Dance News
Photos by Erin Baiano

Thanks to everyone who 🌀🌀🌀-ed like crazy for our #TurnWithDanceSpirit contest! We were SUPER impressed with your submissions—you guys do not mess around when you're turning 'round. (And you really, really like to pirouette to Taylor Swift, which made us extra happy.)

So, who gave us serious #turnspiration?

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Popular
Photos by Erin Baiano

This contest has ended.

It's time to get your pirouette on! From September 5th to September 30th, we're hosting a contest to find out who's the best turner of them all.

Put together your most impressive turning combo. Post a video online. Share your turns with us and thousands of other dancers around the world. And if our editors think you're the top turner, you'll win a fabulous prize.

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Watch This
Via @whitneybugs on Instagram

There are dancers and then there are DANCERS! Whitney Jensen, soloist at Norwegian National Ballet, is the latter. The former Boston Ballet principal can do it all. From contemporary to the classics this prima has the technical talent most bunheads dream about. Need proof? Look no further.

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Popular
(Rosalie O'Connor, courtesy BAE)

Consistent turns are a must for aspiring professional dancers, but pretty much everyone struggles with pirouettes at some point. Luckily, since we're all beholden to the same rules of physics, there are concrete steps every dancer can take to reach his or her top turning potential. “Three is the new two when it comes to pirouettes, but the secret to turning is technique, not magic," says Bojan Spassoff, president and director of The Rock School for Dance Education in Philadelphia.

Falling out of your doubles? Aspiring to go revolution for revolution with your class's star turner? No matter where you lie on the turning spectrum, our 360-degree guide to pirouettes will help you improve.

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Dance News

So, I haven't been pirouetting much for a few years now. But when I was dancing, I used to have this amazing recurring dream, which still haunts me:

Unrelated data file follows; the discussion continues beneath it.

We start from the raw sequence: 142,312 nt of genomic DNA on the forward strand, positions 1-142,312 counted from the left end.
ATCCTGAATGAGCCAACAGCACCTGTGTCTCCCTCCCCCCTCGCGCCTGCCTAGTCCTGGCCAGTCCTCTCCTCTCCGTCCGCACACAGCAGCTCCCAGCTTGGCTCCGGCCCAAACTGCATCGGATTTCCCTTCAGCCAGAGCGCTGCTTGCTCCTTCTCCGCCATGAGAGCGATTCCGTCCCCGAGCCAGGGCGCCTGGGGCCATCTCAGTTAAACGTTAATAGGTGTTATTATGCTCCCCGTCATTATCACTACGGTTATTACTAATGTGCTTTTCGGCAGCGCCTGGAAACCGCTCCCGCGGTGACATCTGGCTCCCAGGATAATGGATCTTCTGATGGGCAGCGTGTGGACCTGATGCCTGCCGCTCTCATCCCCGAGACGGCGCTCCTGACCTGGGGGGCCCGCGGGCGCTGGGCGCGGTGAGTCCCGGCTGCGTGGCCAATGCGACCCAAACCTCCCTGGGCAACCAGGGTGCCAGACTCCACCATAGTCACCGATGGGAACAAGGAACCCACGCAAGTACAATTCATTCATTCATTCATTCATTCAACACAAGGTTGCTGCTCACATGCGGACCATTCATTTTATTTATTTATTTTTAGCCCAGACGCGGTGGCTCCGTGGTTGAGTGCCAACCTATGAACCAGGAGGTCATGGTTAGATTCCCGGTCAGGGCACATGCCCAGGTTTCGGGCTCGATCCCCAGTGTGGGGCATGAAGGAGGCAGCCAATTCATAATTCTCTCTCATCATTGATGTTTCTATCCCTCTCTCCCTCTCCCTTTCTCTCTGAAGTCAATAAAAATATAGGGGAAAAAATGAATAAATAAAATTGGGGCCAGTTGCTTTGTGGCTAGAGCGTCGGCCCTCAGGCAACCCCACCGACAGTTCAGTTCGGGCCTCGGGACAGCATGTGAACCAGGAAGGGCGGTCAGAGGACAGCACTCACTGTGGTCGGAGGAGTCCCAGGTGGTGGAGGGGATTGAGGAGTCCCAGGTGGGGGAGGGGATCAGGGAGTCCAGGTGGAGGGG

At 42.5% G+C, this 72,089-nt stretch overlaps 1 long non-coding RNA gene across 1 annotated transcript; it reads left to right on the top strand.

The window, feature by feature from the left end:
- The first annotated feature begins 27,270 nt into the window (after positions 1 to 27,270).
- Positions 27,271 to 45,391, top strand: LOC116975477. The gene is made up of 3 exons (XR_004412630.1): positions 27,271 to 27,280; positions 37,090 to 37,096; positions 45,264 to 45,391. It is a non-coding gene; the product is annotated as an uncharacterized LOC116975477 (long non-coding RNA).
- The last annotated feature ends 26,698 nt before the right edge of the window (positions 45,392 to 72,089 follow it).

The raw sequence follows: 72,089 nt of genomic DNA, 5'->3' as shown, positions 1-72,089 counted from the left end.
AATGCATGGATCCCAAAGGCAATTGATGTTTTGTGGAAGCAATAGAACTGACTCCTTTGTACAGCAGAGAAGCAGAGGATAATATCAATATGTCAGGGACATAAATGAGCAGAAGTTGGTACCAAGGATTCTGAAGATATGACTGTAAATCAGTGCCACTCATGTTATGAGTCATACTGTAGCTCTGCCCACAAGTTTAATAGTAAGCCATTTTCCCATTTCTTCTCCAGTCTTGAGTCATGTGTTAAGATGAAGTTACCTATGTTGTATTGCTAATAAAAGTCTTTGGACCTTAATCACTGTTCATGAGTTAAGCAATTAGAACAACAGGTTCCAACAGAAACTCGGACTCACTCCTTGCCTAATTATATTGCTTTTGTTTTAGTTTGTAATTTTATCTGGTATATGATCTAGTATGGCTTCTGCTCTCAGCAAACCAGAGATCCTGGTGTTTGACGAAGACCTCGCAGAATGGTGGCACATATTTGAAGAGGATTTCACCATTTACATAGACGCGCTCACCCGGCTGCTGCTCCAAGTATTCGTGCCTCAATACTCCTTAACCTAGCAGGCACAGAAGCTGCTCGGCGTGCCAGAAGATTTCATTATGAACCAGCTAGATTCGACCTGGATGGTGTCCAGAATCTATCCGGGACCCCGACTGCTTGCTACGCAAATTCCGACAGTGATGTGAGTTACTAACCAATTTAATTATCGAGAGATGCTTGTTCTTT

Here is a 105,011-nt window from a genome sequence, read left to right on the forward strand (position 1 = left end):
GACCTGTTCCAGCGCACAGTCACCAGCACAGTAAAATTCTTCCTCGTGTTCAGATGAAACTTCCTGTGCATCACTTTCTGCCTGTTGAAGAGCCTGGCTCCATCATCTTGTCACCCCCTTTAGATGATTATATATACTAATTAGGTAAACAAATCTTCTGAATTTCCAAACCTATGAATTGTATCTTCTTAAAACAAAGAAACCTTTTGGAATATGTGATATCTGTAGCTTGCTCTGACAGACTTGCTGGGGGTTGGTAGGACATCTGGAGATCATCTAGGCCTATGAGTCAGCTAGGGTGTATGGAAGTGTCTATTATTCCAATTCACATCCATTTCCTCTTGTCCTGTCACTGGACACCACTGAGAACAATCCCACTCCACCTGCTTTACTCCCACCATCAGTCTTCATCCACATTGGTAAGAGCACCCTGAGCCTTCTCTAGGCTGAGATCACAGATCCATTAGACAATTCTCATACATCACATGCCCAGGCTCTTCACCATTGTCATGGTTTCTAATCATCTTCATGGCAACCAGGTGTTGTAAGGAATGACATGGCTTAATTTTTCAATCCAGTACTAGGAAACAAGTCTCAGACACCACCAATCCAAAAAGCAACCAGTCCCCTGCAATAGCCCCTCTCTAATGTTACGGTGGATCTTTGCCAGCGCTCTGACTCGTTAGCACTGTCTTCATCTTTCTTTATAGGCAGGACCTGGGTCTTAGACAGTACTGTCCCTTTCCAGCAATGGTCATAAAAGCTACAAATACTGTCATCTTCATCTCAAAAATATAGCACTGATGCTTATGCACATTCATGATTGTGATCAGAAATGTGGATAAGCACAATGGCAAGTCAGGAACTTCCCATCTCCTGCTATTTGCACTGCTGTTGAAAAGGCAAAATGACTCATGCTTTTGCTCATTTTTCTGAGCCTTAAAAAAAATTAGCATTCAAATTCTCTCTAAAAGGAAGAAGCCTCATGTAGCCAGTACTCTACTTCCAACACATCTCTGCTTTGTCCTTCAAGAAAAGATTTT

I go to do a pirouette. It becomes clear that I am exactly, perfectly on balance. I have a realization that as long as I keep spotting, I'll be able to turn...forever. Spot. Spot. Spot. Spot. Spot...

Today, I discovered that American Ballet Theatre principal Gillian Murphy is living my dream IRL. Her REALITY is a beautiful fantasy world in which pirouettes just go on for, you know, however long she feels like it.

Here's the proof, as documented by fellow ABT principal Daniil Simkin:

Dancer to Dancer
Kathryn Morgon (Jayme Thornton)

In our "Dear Katie" series, former NYCB soloist Kathryn Morgan answers your pressing dance questions. Have something you want to ask Katie? Email dearkatie@dancespirit.com for a chance to be featured!

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Dance News

We've all had that amazing pirouette dream.

You know the one I'm talking about: The one where you go into a turn, realize you're perfectly, absolutely, unshakably on-balance, and just. keep. spotting.

5 turns. 6 turns. 7. 8. 9. TEN.

But there are a select few superhumans who live that dream every day. And Sophia Lucia is one of them.

Yes, we already knew she could pull out dozens of turns in tap shoes. These days, however, her pirouettes on pointe are just as insanely impressive.

Instagram don't lie:

YUP.

Want this to be your reality? Click here for turning tips from Sophia and other experts in the field.

(Fun fact: In the clip above, Sophia is rehearsing one of the "Odalisque" variations from Le Corsaire. There's gorgeous video out there of another dream pirouetter, American Ballet Theatre's Gillian Murphy, doing the same solo as a baby ballerina. If you want to sustain your turning high, you should watch it immediately—main pirouette sequence starts 24 seconds in:)

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They're all gonna be great turners someday. Well, except that munchkin on the left. (photo Heather Donlan Photography)

Not all of us are born with Gillian Murphy's innate turning ability. But if you're having trouble with your pirouettes, try this neat trick: Smile while you're turning.

Easy peasy, right? Here's why it works:

First, many dancers frown in concentration as they turn, especially if they're struggling. But that stiffens the muscles in your neck and jaw, which makes spotting nearly impossible—and, in turn (hah! see what I did there?), clean pirouettes difficult. Smiling will relax your face, allowing you to spot more naturally.

But there's another advantage to putting on a happy face. A recent study showed that tension in the jaw was often connected to tension in the hips and pelvis. So relaxing your jaw will also loosen up your hip joints, creating more space for rotation and making for a cleaner, better-balanced passé.

Cool, right?

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